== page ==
January 3, 2011
I woke on Christmas morning before my kids. Perhaps I should rephrase that. My teenagers slept later than I did this Christmas. Gone are the days of 4am wake ups to see what Santa brought. Gone also is the mounds of wrapping paper from toys and games. Once teen-dom hits the gifts get higher in price and smaller in quantity. Still, excitement fills the air as presents are finally unwrapped and memories are made. Pictures are quickly uploaded and sent to friends and family, along with well wishing texts.
At my home, it's a tradition to make Alton Brown's Chocolate waffles for breakfast. In fact I made Alton's waffles on a Martha Stewart waffle iron accompanied by Paula Dean's homemade maple syrup along with a Rachael Ray fruit salad. I feel like all my friends from the Food Network enjoyed Christmas brunch with me. I did not receive one gift of a cookbook nor do I think I'll need one seeing how the Internet and my new iPad hold my favorite recipes.
Hard books or e-reader, what's the best option? I've one teen that adamantly prefers a book, while my other daughter leans more towards the technical element. I'm using a little of both and will probably end up in the electronic lines as well. Perhaps if Steve Jobs released an e-cookbook that would make it a done deal.
She buzz words
- New marking period
- Tune up
- Mark down
Right now she could be
- Forgetting what time her kids bus comes
- Packing lunches
- Seeking a retail deal
- Doing more laundry than humanly possible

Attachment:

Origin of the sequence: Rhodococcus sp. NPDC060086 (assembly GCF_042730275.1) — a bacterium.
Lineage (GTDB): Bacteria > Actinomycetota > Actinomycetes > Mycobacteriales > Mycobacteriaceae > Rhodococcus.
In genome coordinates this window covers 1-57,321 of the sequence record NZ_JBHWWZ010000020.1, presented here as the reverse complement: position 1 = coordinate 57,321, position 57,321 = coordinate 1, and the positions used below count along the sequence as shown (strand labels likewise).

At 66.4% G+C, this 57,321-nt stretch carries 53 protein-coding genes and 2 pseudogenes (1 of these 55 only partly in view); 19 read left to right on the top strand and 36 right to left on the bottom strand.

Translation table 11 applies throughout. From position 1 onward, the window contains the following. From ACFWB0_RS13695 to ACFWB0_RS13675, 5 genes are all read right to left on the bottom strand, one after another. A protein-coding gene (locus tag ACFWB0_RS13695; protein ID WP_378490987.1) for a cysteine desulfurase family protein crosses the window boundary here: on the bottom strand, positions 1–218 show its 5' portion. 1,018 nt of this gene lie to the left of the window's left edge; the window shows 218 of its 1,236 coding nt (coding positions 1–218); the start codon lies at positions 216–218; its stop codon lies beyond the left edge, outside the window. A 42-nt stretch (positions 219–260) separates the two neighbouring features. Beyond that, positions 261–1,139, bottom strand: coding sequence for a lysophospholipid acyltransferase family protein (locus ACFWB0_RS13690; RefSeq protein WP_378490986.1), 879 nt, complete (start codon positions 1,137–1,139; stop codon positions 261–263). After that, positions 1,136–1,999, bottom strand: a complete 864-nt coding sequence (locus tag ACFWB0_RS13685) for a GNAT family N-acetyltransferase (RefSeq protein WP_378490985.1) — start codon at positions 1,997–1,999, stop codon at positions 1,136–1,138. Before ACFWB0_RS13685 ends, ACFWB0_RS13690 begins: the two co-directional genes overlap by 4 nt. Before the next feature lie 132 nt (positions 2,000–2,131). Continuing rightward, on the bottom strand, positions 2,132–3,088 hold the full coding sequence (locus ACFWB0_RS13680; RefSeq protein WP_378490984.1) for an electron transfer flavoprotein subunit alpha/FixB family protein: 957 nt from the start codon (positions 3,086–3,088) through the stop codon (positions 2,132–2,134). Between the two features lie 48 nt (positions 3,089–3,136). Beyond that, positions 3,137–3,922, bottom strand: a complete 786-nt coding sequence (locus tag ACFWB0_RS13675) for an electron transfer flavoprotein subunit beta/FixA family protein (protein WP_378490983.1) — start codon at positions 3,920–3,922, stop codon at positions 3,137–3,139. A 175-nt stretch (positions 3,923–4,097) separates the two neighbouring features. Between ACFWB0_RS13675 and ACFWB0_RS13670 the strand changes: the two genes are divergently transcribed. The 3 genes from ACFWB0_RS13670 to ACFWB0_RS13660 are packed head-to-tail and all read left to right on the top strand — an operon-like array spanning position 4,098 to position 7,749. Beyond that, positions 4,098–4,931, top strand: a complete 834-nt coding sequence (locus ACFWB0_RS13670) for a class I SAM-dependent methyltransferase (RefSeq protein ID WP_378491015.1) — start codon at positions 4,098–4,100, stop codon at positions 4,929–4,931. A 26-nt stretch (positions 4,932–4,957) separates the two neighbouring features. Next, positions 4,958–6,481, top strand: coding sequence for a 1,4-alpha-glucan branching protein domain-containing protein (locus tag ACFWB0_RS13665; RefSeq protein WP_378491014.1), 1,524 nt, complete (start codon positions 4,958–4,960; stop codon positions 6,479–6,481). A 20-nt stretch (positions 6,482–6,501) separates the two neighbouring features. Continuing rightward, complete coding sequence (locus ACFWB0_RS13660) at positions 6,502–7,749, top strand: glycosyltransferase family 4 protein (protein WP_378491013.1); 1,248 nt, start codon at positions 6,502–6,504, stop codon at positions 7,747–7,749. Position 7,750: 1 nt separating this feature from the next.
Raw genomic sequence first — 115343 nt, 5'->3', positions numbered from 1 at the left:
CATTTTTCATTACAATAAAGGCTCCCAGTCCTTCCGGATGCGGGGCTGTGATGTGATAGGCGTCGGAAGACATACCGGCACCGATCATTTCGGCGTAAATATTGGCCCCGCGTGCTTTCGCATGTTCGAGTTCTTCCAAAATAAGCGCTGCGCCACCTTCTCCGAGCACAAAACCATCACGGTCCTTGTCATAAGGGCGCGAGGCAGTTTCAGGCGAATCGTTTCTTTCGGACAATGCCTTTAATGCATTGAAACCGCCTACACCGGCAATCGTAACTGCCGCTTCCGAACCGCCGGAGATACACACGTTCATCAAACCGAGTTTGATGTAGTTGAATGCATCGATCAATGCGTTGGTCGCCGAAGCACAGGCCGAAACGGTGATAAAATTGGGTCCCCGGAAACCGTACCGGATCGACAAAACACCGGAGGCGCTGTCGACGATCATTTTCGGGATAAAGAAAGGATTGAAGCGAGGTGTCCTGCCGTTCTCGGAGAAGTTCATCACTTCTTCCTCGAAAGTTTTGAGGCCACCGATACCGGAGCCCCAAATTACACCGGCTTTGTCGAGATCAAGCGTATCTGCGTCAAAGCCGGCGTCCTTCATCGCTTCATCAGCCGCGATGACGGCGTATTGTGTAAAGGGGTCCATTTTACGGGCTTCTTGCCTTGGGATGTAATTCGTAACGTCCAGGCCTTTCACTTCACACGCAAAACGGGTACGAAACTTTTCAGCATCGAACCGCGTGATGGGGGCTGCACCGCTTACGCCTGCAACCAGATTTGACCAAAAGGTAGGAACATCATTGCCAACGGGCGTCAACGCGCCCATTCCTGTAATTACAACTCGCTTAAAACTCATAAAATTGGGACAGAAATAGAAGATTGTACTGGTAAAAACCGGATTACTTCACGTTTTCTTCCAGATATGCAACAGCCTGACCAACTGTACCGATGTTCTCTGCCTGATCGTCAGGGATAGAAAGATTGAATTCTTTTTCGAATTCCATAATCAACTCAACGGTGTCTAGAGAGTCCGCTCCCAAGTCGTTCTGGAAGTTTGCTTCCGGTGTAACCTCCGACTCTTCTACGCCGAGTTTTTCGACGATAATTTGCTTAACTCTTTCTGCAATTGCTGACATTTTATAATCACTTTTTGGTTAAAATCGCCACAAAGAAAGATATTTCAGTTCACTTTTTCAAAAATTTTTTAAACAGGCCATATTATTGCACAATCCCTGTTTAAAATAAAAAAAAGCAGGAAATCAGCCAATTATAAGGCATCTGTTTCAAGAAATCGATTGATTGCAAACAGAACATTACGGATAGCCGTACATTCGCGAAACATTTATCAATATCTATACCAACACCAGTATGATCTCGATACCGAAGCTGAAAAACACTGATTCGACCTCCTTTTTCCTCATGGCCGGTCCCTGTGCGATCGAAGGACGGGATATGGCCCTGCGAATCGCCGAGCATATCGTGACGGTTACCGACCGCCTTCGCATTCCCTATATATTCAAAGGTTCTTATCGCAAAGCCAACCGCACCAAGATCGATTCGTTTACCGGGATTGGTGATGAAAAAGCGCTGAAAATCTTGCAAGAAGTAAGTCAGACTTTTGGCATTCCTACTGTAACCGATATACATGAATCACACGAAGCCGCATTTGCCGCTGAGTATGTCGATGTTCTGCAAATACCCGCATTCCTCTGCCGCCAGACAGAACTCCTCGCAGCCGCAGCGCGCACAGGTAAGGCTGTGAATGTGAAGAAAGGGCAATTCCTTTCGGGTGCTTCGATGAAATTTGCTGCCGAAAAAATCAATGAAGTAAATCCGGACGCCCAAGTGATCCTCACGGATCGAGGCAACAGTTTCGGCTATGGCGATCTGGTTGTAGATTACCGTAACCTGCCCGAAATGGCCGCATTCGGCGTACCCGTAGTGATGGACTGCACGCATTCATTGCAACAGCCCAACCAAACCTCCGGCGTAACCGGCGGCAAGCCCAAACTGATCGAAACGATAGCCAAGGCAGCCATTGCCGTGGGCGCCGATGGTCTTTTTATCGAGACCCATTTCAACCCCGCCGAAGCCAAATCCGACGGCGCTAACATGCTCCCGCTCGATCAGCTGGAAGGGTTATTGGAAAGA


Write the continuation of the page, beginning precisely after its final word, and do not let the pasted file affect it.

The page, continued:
She could be a
- Pharmacy Technician
- Car Saleswoman
She's totally ready for...
- Teenage pregnancy to be ad- dressed properly instead of made into a headline of the week
- Results from her new diet and exercise plan
- Her family to clean up after them- selves
She would be a queen for a day if only...
- The Christmas decorations would put themselves away
- If something with a great clearance price came in her size
She likes it when...
Her credit-card bill is not as extreme as she thought it would be.
Numerous women drag themselves to work no matter how sick they may feel. Many save sick days to use when their child is sick. Due to office politics, some refuse to call in sick and others simply can't afford to fall behind on their work. With about 200 cold and flu viruses floating around her at any given time, she needs to sleep, exercise, eat healthy, and wash her hands.
Thank-you notes are an appropriate and necessary way to ac- knowledge a gift. With the exception of a wedding (etiquette for newlyweds is three months), all notes should be written as soon as possible. Now that it is the post-holiday season, she, along with her children, should sit and write a proper note and send it via snail mail. E-mail thank you's are not as personal as the gift that was given, and, unless it is a very casual situation, e-mail is not an appropriate way to thank someone. Handwritten notes also tell a person that their gift arrived safely. Thank you notes are a sign of respect. Young children who cannot write can send thank-you pictures. Older teens will benefit from doing this act, which may seem ancient to others. Those of an older generation expect this sign of consideration. She is smart to write these notes and to include her family. There are a lot of fun ways she can personalize these notes; perhaps a picture of the recipient and the gifts or just a sincere exclamation as to why the gift was so perfect. For more tips on writing the perfect expression of gratitude, log onto www.emilypost.com.
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